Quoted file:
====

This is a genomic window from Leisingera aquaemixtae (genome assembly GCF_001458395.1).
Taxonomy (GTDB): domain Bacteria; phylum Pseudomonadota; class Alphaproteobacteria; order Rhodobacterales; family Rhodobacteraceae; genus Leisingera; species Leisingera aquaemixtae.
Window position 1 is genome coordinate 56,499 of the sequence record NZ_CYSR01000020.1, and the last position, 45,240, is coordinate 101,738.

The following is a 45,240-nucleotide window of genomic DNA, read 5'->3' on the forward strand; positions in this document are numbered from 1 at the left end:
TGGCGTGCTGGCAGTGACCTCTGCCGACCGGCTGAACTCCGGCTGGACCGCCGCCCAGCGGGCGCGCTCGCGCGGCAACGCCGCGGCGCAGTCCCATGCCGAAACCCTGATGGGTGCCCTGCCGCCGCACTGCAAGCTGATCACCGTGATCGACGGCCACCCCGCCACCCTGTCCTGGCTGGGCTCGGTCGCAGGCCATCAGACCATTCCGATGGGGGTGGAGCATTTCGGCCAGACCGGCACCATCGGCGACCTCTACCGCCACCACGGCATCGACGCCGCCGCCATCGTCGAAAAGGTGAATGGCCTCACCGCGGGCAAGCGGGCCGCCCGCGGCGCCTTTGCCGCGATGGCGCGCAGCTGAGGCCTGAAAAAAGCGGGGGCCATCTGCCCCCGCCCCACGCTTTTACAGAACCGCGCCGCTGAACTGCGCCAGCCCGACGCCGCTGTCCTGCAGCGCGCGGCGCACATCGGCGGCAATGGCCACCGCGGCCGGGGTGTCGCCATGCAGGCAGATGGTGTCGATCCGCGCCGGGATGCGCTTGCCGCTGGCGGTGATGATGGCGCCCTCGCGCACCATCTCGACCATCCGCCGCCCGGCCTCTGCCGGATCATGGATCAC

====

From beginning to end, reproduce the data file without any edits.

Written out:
This is a genomic window from Leisingera aquaemixtae (genome assembly GCF_001458395.1).
Taxonomy (GTDB): domain Bacteria; phylum Pseudomonadota; class Alphaproteobacteria; order Rhodobacterales; family Rhodobacteraceae; genus Leisingera; species Leisingera aquaemixtae.
Window position 1 is genome coordinate 56,499 of the sequence record NZ_CYSR01000020.1, and the last position, 45,240, is coordinate 101,738.

The following is a 45,240-nucleotide window of genomic DNA, read 5'->3' on the forward strand; positions in this document are numbered from 1 at the left end:
TGGCGTGCTGGCAGTGACCTCTGCCGACCGGCTGAACTCCGGCTGGACCGCCGCCCAGCGGGCGCGCTCGCGCGGCAACGCCGCGGCGCAGTCCCATGCCGAAACCCTGATGGGTGCCCTGCCGCCGCACTGCAAGCTGATCACCGTGATCGACGGCCACCCCGCCACCCTGTCCTGGCTGGGCTCGGTCGCAGGCCATCAGACCATTCCGATGGGGGTGGAGCATTTCGGCCAGACCGGCACCATCGGCGACCTCTACCGCCACCACGGCATCGACGCCGCCGCCATCGTCGAAAAGGTGAATGGCCTCACCGCGGGCAAGCGGGCCGCCCGCGGCGCCTTTGCCGCGATGGCGCGCAGCTGAGGCCTGAAAAAAGCGGGGGCCATCTGCCCCCGCCCCACGCTTTTACAGAACCGCGCCGCTGAACTGCGCCAGCCCGACGCCGCTGTCCTGCAGCGCGCGGCGCACATCGGCGGCAATGGCCACCGCGGCCGGGGTGTCGCCATGCAGGCAGATGGTGTCGATCCGCGCCGGGATGCGCTTGCCGCTGGCGGTGATGATGGCGCCCTCGCGCACCATCTCGACCATCCGCCGCCCGGCCTCTGCCGGATCATGGATCAC